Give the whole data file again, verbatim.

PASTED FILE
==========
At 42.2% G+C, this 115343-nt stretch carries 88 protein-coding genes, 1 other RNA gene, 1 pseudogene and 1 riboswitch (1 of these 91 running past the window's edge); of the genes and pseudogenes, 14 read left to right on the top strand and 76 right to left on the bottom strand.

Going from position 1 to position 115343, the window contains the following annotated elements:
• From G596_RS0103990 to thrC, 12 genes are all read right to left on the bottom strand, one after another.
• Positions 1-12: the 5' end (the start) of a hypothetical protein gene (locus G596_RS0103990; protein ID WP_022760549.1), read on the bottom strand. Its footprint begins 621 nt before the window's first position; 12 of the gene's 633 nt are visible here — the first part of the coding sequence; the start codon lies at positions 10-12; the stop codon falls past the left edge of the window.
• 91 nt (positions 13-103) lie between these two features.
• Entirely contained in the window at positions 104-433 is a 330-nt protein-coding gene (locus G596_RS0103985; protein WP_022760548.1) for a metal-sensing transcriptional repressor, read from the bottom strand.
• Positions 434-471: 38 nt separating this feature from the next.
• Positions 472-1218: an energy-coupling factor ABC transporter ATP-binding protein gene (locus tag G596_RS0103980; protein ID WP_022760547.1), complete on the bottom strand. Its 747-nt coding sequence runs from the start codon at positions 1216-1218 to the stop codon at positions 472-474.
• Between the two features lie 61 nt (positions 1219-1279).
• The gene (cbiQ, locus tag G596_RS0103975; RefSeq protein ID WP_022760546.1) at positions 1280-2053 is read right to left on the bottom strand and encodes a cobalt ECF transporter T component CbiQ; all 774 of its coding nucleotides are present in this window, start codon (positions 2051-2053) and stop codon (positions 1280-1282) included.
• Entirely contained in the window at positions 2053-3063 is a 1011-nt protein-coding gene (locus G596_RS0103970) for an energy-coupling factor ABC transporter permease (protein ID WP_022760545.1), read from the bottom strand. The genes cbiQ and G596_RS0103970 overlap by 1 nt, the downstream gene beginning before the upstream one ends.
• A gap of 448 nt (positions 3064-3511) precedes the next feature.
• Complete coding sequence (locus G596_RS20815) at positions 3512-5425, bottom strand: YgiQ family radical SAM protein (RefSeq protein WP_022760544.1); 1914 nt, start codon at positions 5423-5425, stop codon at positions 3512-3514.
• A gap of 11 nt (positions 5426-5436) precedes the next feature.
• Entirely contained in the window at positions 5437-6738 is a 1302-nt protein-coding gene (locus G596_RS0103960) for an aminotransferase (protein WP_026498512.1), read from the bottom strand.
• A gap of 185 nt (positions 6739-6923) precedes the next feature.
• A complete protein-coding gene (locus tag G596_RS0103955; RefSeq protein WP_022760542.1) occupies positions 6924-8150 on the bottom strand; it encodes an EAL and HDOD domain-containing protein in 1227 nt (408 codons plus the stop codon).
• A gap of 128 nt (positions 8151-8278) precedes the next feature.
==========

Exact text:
At 42.2% G+C, this 115343-nt stretch carries 88 protein-coding genes, 1 other RNA gene, 1 pseudogene and 1 riboswitch (1 of these 91 running past the window's edge); of the genes and pseudogenes, 14 read left to right on the top strand and 76 right to left on the bottom strand.

Going from position 1 to position 115343, the window contains the following annotated elements:
• From G596_RS0103990 to thrC, 12 genes are all read right to left on the bottom strand, one after another.
• Positions 1-12: the 5' end (the start) of a hypothetical protein gene (locus G596_RS0103990; protein ID WP_022760549.1), read on the bottom strand. Its footprint begins 621 nt before the window's first position; 12 of the gene's 633 nt are visible here — the first part of the coding sequence; the start codon lies at positions 10-12; the stop codon falls past the left edge of the window.
• 91 nt (positions 13-103) lie between these two features.
• Entirely contained in the window at positions 104-433 is a 330-nt protein-coding gene (locus G596_RS0103985; protein WP_022760548.1) for a metal-sensing transcriptional repressor, read from the bottom strand.
• Positions 434-471: 38 nt separating this feature from the next.
• Positions 472-1218: an energy-coupling factor ABC transporter ATP-binding protein gene (locus tag G596_RS0103980; protein ID WP_022760547.1), complete on the bottom strand. Its 747-nt coding sequence runs from the start codon at positions 1216-1218 to the stop codon at positions 472-474.
• Between the two features lie 61 nt (positions 1219-1279).
• The gene (cbiQ, locus tag G596_RS0103975; RefSeq protein ID WP_022760546.1) at positions 1280-2053 is read right to left on the bottom strand and encodes a cobalt ECF transporter T component CbiQ; all 774 of its coding nucleotides are present in this window, start codon (positions 2051-2053) and stop codon (positions 1280-1282) included.
• Entirely contained in the window at positions 2053-3063 is a 1011-nt protein-coding gene (locus G596_RS0103970) for an energy-coupling factor ABC transporter permease (protein ID WP_022760545.1), read from the bottom strand. The genes cbiQ and G596_RS0103970 overlap by 1 nt, the downstream gene beginning before the upstream one ends.
• A gap of 448 nt (positions 3064-3511) precedes the next feature.
• Complete coding sequence (locus G596_RS20815) at positions 3512-5425, bottom strand: YgiQ family radical SAM protein (RefSeq protein WP_022760544.1); 1914 nt, start codon at positions 5423-5425, stop codon at positions 3512-3514.
• A gap of 11 nt (positions 5426-5436) precedes the next feature.
• Entirely contained in the window at positions 5437-6738 is a 1302-nt protein-coding gene (locus G596_RS0103960) for an aminotransferase (protein WP_026498512.1), read from the bottom strand.
• A gap of 185 nt (positions 6739-6923) precedes the next feature.
• A complete protein-coding gene (locus tag G596_RS0103955; RefSeq protein WP_022760542.1) occupies positions 6924-8150 on the bottom strand; it encodes an EAL and HDOD domain-containing protein in 1227 nt (408 codons plus the stop codon).
• A gap of 128 nt (positions 8151-8278) precedes the next feature.